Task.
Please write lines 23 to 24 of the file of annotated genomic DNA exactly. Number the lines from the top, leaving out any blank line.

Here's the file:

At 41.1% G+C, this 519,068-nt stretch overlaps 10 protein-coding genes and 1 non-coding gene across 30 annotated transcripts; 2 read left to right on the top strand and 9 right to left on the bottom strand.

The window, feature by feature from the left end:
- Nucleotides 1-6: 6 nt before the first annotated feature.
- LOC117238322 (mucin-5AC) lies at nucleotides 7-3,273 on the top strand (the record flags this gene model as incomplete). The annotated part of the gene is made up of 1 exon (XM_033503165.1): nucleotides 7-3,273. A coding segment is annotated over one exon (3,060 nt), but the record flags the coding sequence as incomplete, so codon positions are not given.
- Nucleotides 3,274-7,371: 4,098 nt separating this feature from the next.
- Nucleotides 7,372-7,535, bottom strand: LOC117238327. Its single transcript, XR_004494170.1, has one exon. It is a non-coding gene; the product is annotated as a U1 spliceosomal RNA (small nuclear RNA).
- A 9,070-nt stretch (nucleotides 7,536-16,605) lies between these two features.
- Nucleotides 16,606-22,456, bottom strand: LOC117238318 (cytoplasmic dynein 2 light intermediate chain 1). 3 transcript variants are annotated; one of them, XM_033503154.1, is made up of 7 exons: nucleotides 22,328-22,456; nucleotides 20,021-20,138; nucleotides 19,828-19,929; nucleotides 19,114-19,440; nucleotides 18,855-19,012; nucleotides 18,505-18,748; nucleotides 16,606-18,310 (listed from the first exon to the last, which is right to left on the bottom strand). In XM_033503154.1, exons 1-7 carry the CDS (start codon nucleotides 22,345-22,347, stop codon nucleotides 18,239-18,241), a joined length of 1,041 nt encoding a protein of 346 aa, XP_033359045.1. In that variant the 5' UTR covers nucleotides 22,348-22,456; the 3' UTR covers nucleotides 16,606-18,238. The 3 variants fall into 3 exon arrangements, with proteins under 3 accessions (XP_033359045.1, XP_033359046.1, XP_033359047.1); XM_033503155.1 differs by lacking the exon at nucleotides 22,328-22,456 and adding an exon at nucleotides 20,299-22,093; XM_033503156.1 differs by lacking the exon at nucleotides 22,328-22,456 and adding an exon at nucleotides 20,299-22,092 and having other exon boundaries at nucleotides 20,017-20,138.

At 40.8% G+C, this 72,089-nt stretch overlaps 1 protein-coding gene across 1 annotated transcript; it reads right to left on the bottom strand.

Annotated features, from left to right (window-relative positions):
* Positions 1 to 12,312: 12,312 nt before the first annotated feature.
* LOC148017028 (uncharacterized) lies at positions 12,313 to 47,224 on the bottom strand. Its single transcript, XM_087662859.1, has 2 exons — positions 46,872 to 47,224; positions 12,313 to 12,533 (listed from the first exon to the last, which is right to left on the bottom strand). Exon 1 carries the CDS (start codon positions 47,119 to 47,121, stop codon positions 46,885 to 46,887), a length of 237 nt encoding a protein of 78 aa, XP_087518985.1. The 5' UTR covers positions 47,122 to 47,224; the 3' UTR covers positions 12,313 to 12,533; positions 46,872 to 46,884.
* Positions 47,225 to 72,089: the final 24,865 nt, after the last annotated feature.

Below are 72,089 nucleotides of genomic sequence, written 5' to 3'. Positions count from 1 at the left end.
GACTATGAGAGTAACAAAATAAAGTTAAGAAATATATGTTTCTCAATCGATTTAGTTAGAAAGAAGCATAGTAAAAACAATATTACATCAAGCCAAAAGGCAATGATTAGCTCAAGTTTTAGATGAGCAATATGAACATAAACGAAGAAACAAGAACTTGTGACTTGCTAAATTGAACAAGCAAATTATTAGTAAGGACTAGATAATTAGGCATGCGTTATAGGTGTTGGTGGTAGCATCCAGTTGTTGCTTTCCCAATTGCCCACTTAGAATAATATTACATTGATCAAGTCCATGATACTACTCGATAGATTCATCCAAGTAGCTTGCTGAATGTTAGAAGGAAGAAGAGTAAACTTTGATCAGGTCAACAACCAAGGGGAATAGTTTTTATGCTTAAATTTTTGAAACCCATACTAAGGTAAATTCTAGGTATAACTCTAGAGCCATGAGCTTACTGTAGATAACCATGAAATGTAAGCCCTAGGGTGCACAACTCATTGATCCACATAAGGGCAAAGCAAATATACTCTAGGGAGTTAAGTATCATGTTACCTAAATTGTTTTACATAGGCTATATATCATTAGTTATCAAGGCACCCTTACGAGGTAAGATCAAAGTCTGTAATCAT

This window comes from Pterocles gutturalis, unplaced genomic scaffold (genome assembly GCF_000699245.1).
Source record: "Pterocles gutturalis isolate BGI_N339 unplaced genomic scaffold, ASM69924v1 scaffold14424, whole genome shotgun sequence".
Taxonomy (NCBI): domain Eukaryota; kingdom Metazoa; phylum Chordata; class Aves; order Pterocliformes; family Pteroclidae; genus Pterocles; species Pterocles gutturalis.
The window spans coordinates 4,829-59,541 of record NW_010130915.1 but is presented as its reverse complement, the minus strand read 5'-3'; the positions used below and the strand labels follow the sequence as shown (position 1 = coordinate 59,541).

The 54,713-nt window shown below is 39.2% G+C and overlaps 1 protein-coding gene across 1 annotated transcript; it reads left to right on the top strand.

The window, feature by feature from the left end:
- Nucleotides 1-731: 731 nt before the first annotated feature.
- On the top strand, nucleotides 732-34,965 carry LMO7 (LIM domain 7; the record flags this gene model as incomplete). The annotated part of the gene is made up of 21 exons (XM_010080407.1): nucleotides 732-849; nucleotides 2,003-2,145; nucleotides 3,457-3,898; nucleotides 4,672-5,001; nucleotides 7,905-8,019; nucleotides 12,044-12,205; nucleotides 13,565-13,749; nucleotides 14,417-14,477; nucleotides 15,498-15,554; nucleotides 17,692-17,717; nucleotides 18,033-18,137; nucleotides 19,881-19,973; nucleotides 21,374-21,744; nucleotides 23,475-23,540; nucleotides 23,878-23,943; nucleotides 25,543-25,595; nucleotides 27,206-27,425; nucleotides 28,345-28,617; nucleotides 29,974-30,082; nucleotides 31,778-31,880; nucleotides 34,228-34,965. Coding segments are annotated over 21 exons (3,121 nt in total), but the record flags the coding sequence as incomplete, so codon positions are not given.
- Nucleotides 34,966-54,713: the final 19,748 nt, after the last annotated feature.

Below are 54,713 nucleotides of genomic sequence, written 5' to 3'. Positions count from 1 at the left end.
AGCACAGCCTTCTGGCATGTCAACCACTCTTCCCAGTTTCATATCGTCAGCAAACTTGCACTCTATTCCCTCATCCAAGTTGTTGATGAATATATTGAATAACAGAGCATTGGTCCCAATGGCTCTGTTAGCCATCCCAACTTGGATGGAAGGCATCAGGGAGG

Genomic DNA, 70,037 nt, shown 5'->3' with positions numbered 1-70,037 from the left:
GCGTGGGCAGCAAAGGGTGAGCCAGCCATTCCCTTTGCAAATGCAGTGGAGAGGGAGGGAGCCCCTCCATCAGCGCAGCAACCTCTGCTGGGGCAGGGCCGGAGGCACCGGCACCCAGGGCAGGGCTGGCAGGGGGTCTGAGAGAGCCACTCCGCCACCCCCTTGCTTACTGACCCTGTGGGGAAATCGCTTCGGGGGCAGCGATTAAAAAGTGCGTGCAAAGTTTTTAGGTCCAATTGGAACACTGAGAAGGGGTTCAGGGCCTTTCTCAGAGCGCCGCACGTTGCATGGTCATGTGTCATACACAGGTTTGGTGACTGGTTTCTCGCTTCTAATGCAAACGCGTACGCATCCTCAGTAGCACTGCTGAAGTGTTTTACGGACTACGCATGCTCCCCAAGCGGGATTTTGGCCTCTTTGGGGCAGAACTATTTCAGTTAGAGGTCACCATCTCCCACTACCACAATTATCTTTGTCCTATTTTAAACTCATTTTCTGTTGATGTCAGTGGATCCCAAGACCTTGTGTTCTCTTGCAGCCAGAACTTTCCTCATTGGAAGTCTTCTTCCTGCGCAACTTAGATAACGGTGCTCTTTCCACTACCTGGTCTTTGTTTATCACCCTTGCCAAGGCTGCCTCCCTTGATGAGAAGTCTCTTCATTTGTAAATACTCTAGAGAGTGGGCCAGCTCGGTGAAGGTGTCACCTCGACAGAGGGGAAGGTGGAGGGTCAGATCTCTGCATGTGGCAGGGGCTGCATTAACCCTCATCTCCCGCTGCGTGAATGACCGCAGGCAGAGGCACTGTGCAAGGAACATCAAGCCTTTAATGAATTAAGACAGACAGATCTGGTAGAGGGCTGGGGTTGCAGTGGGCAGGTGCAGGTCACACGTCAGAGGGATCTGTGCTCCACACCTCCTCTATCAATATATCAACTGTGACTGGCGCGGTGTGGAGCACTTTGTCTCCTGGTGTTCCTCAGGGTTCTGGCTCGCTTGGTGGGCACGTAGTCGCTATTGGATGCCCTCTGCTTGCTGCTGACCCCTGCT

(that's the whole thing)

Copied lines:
- On the top strand, nucleotides 732-34,965 carry LMO7 (LIM domain 7; the record flags this gene model as incomplete). The annotated part of the gene is made up of 21 exons (XM_010080407.1): nucleotides 732-849; nucleotides 2,003-2,145; nucleotides 3,457-3,898; nucleotides 4,672-5,001; nucleotides 7,905-8,019; nucleotides 12,044-12,205; nucleotides 13,565-13,749; nucleotides 14,417-14,477; nucleotides 15,498-15,554; nucleotides 17,692-17,717; nucleotides 18,033-18,137; nucleotides 19,881-19,973; nucleotides 21,374-21,744; nucleotides 23,475-23,540; nucleotides 23,878-23,943; nucleotides 25,543-25,595; nucleotides 27,206-27,425; nucleotides 28,345-28,617; nucleotides 29,974-30,082; nucleotides 31,778-31,880; nucleotides 34,228-34,965. Coding segments are annotated over 21 exons (3,121 nt in total), but the record flags the coding sequence as incomplete, so codon positions are not given.
- Nucleotides 34,966-54,713: the final 19,748 nt, after the last annotated feature.